Shane Buckley embraces his mother, Marina, after a street sign...

Shane Buckley embraces his mother, Marina, after a street sign bearing his slain brother Marine Lance Cpl. Gregory T. Buckley Jr.'s name is unveiled in Oceanside. (Aug. 10, 2013) Credit: Newsday / J. Conrad Williams Jr.

Hempstead Town officials Saturday unveiled a sign renaming an Oceanside street in honor of a local Marine killed in Afghanistan one year ago.

More than 150 friends and family turned out for the unveiling of "Lance Cpl. Gregory T. Buckley Drive," on the anniversary of Buckley's death. The commemorative brown and white sign dedicating Greentree Drive -- where he had lived -- was placed at Greentree and Dot Court East.

"We are so proud of him, and we will forever hold his legacy," said Marina Buckley, 48, wearing a button with her son's photo, his military dog tags and a T-shirt bearing his name, birth date and the infinity sign.

Gregory Buckley Jr., 21, died Aug. 10, 2012, in Garmsir, Afghanistan. He and two other Marines were fatally shot while working out in a gymnasium. The gunman was a teenager who had served as an aide to an Afghan police commander. Buckley, who enlisted in the Marines at age 17, was five days from coming home.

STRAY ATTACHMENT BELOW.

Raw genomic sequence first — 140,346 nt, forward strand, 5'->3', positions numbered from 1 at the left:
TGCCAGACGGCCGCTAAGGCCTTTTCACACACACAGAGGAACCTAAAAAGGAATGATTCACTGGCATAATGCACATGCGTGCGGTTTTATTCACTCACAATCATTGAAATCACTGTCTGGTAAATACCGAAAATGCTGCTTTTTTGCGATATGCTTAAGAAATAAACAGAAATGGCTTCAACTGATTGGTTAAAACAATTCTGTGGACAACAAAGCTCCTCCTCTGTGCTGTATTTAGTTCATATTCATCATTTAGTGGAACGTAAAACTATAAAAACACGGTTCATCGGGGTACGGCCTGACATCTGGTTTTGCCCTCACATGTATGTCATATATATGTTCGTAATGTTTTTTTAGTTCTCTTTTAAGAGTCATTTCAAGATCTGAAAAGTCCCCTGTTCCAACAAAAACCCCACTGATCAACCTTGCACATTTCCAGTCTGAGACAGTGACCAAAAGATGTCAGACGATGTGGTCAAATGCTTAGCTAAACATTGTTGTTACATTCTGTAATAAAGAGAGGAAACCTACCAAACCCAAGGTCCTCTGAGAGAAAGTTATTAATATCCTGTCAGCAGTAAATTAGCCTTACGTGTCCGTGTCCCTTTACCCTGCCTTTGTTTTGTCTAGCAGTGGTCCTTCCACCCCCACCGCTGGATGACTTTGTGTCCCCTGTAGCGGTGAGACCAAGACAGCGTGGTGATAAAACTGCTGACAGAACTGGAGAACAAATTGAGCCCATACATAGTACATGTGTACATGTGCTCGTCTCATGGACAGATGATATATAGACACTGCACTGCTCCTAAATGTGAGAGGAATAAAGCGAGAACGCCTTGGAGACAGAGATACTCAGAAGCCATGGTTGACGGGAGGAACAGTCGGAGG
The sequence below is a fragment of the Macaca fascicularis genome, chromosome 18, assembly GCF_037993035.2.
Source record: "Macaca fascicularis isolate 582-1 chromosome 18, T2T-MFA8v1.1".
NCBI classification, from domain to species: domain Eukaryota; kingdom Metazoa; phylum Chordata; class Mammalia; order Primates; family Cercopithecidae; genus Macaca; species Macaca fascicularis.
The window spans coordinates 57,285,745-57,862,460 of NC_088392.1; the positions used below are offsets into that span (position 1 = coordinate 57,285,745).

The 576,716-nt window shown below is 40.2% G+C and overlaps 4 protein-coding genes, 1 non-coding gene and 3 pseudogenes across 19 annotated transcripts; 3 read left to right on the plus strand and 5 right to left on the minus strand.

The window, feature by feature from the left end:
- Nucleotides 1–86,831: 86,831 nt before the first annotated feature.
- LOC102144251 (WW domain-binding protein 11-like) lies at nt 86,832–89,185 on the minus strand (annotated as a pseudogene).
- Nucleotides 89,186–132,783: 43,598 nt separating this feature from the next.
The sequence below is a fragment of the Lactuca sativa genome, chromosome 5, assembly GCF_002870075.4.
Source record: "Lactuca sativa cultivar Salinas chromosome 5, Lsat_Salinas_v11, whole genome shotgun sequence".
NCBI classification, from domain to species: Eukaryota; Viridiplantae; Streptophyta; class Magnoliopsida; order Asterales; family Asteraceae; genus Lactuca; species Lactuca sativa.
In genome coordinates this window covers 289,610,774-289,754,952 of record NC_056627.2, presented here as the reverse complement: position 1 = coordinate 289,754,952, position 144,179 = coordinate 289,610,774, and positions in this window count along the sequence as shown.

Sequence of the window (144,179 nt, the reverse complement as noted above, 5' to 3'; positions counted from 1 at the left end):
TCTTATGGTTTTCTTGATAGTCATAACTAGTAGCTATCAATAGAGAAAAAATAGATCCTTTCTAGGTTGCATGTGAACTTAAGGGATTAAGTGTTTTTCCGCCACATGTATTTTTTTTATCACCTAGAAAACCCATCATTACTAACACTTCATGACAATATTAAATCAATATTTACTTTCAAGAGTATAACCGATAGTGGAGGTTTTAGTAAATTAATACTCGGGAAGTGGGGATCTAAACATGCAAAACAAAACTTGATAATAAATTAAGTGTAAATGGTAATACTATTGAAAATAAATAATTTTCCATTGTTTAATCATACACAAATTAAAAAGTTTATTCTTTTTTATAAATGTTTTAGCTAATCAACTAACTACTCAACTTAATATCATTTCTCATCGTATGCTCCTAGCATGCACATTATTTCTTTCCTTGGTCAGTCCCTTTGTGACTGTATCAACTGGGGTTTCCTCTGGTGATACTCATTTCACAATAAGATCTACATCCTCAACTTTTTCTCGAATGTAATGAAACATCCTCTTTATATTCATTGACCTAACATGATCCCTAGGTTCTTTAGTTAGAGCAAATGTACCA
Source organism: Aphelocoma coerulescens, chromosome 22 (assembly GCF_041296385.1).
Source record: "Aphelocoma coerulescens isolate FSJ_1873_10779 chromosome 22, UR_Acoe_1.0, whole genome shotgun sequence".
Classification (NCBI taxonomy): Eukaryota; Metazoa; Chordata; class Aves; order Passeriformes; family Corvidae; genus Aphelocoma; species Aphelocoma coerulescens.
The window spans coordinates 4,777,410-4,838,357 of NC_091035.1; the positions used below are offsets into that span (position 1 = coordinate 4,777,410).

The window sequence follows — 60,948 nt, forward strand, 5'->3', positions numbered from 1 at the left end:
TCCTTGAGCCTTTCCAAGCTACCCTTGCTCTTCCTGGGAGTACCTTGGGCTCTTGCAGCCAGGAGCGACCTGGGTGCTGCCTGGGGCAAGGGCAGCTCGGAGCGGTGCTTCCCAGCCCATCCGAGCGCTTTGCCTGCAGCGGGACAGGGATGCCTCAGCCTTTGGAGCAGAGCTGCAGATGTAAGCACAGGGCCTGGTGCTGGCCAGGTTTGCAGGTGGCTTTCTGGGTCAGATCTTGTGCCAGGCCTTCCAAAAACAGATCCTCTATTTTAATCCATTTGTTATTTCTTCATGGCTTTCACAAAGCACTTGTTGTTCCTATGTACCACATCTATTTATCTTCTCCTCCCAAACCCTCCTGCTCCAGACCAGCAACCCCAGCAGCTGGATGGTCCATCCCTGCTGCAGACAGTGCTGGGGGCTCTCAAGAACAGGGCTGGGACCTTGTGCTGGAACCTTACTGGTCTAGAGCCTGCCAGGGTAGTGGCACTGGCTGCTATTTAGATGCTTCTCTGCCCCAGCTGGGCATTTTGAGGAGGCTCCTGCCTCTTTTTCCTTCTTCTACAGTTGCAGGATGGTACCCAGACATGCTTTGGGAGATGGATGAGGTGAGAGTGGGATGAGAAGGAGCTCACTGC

"I truly believe that by remembering and celebrating the lives of heroes like Greg, we weave grief, pain and sorrow into strength, courage and connection," Hempstead Town Supervisor Kate Murray said Saturday about the 2009 graduate of Oceanside High School, where he was a basketball star.

His father, Gregory Sr., 49, choked back tears as he spoke and recalled the last letter he received from his son, in which he called him his best friend.

"Greg, I miss you, and I love you with all my heart," his father said. "One day, we will be together again."

Buckley's brothers -- Shane, 19, and Justin, 17 -- also attended the ceremony, consoling their mother, who cried and clasped her hands in prayer after the unveiling.

"The sign was awesome," said Shane. "My brother Greg, if he was here, he would have loved to see that sign. It was a great honor."

Sebastian Buttafuoco, 22, a friend of the Marine since they were 5, remembered his longtime buddy as a great person. "He would have loved this," Buttafuoco said. "He loved the attention."

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